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A Green Future

The Government has set out an ambitious and wide-reaching 25-year environmental plan. In what appears to be a comprehensive plan, covering a diverse range of environmental issues, the Government has thrown its weight behind sustainable development and work to reduce the harm done to the UK’s environment.

The old political adage, that you should never let a good crisis go to waste, is clearly one held in high esteem by the Secretary of State for the Environment, Michael Gove. According to Mr. Gove the plan is concerned with “delivering a Green Brexit” and “seizing a once-in-a-lifetime chance” to reform the nation’s management of its natural environment.

The 25-year environmental plan establishes a framework by which the government hope to achieve the following goals:

  1. Clean Air
  2. Clean and plentiful water
  3. Thriving plants and wildlife
  4. A reduced risk of harm from environmental hazards such as flooding and drought
  5. Using resources from nature more sustainably and efficiently
  6. Enhanced beauty, heritage and engagement with the natural environment
  7. Mitigating and adapting to climate change
  8. Minimising waste
  9. Management exposure to chemicals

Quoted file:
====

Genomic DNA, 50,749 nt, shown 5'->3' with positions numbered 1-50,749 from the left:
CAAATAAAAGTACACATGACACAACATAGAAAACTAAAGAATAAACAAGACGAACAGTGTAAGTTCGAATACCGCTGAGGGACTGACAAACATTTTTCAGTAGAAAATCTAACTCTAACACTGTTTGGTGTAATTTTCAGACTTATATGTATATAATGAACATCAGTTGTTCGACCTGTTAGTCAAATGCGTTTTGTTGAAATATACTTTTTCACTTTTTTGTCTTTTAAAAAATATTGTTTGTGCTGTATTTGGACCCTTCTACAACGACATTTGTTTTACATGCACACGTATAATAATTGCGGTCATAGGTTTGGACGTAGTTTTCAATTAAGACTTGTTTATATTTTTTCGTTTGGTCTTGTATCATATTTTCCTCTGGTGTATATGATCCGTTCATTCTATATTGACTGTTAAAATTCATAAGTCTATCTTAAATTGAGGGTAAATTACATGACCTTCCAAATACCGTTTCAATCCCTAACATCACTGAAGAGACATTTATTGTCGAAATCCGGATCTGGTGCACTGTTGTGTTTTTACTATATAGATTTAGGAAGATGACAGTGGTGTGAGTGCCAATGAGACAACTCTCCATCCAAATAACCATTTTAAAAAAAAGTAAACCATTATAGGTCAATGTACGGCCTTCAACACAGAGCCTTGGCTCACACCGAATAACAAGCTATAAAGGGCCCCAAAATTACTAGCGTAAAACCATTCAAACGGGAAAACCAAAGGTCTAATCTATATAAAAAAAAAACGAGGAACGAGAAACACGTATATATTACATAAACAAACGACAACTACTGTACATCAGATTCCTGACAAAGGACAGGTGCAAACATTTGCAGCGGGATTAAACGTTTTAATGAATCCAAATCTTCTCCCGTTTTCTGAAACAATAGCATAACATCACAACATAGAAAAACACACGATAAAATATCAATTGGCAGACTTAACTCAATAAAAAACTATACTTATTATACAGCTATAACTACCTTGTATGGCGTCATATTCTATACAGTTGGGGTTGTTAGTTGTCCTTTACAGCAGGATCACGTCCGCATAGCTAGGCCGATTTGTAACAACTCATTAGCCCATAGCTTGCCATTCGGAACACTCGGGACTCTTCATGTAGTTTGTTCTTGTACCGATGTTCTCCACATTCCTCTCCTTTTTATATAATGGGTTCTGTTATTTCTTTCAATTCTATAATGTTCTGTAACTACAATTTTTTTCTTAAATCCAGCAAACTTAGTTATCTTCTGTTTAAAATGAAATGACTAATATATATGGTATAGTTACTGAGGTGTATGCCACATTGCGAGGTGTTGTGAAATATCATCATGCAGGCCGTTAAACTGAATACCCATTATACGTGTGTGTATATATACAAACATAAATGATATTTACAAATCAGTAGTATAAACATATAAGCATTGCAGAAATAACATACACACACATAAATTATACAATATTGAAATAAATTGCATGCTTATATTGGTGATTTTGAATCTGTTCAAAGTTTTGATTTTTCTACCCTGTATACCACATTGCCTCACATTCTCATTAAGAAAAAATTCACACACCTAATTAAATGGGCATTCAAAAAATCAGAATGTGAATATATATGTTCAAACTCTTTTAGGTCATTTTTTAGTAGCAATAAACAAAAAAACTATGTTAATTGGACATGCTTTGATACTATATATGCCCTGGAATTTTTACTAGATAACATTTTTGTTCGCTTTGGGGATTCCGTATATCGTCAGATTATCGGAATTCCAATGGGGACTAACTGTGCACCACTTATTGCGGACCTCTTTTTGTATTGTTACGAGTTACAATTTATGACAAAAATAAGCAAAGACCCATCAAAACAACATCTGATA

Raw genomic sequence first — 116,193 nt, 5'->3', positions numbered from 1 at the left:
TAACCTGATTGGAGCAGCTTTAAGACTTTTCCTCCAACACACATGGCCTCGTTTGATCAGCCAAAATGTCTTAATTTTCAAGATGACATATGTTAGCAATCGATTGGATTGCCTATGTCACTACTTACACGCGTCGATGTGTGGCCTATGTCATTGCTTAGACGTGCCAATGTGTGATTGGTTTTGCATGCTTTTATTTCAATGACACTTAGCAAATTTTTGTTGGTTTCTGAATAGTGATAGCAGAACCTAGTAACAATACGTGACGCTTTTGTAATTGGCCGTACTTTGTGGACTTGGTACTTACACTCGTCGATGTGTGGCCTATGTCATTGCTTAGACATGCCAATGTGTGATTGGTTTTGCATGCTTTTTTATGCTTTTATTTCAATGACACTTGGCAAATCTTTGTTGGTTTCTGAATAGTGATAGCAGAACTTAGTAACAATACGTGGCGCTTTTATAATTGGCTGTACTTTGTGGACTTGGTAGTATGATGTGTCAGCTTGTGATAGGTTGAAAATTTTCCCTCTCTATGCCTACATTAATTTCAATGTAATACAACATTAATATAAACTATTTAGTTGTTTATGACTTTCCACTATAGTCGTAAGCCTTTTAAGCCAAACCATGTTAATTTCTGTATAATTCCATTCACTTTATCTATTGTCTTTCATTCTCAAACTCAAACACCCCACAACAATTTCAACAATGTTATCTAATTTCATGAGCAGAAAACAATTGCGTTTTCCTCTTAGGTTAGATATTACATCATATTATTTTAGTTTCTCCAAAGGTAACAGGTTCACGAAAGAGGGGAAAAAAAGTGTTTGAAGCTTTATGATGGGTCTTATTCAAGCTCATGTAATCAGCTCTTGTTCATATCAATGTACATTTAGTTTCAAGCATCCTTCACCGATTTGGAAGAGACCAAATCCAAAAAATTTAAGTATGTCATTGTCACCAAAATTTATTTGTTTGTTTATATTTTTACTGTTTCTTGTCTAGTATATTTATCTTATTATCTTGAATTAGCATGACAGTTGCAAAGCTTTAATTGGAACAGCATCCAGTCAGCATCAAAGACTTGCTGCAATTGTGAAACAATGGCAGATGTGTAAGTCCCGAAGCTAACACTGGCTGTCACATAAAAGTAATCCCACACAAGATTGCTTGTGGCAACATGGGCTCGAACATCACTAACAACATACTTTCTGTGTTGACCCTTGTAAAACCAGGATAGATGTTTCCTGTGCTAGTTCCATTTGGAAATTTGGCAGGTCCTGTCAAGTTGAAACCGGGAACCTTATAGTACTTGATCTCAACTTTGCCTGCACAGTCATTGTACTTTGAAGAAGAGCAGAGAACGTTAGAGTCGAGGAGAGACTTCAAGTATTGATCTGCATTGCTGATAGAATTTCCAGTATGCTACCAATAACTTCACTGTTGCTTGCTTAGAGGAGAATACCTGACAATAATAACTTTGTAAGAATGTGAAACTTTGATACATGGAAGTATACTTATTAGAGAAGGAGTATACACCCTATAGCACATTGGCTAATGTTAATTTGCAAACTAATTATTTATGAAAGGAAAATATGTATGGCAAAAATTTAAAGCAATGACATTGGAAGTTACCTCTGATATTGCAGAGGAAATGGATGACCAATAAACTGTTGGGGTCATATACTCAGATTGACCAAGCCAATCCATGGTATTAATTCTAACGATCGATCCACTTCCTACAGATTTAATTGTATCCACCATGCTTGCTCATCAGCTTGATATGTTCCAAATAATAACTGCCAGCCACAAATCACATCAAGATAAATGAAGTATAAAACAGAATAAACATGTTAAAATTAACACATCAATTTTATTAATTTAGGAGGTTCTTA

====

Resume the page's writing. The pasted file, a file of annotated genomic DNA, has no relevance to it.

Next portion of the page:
10. Enhancing biosecurity



Highlighting such issues for consideration should provide a platform for new projects and schemes to be undertaken in order to help the government meet these goals. The plan states that it will achieve these goals through the following 6 actions:

  1. Using and managing land sustainably
  2. Recovering nature and enhancing the beauty of landscapes
  3. Connecting people with the environment to improve health and wellbeing
  4. Increasing resource efficiency and reducing pollution and waste
  5. Securing clean, healthy, productive and biologically diverse seas and oceans
  6. Protecting and improving our global environment


The content of this plan certainly ticks all the right boxes. It reads as a wish-list of sustainability initiatives and is sure to please environmentalists. The Conservative government has, at best, had a somewhat shaky reputation in regards to environmental issues and this plan seems to signal a departure from this position. With both Michael Gove and Theresa May being heavily influenced by the BBC series Blue Planet 2, it appears that the government has woken up to the need to engage with environmental issues.

Whilst the ability of the government to deliver on this plan may be called into question, the content of the plan should be applauded and will hopefully stimulate a renewed and increased emphasis on the pressing environmental issues facing the UK and the World over the coming quarter century.  




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